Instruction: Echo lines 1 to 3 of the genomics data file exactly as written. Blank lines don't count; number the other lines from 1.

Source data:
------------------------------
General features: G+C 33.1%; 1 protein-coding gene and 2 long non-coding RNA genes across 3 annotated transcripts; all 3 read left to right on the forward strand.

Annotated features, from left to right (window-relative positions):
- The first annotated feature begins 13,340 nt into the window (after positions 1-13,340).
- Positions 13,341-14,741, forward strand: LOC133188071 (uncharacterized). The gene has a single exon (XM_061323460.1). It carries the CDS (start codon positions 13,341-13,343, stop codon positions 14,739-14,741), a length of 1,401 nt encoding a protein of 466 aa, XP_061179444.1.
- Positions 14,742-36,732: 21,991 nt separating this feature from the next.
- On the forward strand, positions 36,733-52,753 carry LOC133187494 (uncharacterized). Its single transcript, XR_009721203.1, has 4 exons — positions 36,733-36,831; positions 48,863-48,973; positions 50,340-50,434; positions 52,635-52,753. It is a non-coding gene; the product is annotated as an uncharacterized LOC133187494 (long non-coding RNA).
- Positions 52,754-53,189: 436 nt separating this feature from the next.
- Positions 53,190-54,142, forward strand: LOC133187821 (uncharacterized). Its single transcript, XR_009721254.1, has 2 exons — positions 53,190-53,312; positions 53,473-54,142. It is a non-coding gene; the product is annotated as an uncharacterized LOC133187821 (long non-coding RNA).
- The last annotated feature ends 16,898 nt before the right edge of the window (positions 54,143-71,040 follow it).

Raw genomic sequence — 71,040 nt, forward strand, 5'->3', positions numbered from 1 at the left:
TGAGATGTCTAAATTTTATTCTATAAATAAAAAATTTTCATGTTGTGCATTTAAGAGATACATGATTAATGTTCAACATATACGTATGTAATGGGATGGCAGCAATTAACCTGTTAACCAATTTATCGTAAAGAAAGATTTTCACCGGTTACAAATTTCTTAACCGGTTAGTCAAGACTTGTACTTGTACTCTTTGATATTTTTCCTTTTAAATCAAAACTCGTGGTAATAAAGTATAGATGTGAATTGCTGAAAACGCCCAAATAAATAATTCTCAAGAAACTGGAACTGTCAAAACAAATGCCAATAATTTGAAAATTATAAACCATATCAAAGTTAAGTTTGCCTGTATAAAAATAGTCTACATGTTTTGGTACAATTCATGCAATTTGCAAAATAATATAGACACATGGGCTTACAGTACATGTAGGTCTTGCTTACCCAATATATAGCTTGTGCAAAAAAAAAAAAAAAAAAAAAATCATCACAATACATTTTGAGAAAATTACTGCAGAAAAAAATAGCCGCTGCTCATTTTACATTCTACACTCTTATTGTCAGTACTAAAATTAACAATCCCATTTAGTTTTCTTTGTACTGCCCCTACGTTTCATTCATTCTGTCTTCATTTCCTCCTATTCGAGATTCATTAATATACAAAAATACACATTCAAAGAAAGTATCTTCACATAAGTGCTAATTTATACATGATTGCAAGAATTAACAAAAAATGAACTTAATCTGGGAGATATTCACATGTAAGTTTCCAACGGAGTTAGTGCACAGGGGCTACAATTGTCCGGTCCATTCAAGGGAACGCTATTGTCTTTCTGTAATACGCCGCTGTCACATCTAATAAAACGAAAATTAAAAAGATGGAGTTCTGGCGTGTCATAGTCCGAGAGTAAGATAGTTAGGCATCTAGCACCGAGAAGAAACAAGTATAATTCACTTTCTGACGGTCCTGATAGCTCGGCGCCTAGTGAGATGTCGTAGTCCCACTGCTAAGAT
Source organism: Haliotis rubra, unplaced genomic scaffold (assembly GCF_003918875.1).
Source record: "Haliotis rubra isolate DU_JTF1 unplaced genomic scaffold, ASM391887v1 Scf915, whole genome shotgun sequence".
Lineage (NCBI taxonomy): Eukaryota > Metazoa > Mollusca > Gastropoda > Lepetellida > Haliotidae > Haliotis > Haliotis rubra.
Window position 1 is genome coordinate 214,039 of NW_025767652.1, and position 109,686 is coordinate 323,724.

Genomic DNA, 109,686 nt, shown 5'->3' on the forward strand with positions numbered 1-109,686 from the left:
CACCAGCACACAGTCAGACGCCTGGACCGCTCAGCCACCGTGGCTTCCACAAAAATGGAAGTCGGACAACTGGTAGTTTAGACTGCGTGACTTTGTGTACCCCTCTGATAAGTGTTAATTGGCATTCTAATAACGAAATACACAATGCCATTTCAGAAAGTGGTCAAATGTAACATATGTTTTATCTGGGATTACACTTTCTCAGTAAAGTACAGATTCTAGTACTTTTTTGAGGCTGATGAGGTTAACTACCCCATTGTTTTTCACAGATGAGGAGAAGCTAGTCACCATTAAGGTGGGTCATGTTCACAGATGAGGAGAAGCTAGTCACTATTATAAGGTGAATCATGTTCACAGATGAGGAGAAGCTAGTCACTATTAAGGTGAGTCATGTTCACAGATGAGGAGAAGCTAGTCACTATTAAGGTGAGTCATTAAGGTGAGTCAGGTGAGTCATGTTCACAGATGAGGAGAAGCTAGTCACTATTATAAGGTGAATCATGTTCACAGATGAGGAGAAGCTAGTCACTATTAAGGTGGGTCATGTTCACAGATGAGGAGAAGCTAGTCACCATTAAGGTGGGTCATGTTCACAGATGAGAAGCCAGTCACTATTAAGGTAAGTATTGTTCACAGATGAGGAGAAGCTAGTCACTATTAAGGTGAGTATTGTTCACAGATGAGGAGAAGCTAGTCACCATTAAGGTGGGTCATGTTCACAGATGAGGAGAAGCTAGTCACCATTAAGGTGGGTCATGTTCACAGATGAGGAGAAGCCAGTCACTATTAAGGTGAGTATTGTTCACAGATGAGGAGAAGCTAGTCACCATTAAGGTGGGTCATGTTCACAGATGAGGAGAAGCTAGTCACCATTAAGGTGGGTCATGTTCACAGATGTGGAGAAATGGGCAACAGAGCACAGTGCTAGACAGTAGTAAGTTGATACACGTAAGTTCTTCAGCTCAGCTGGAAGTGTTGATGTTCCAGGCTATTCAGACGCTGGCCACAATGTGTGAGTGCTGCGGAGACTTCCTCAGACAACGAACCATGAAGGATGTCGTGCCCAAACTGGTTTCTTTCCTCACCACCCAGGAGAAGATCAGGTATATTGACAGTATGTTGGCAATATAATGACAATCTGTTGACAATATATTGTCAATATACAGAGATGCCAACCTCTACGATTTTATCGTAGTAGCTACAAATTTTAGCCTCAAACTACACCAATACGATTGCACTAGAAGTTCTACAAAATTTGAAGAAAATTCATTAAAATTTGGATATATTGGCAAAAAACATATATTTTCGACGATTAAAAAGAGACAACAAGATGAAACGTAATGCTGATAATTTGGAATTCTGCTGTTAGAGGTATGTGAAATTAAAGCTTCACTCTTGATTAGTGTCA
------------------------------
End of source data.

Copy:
General features: G+C 33.1%; 1 protein-coding gene and 2 long non-coding RNA genes across 3 annotated transcripts; all 3 read left to right on the forward strand.

Annotated features, from left to right (window-relative positions):
- The first annotated feature begins 13,340 nt into the window (after positions 1-13,340).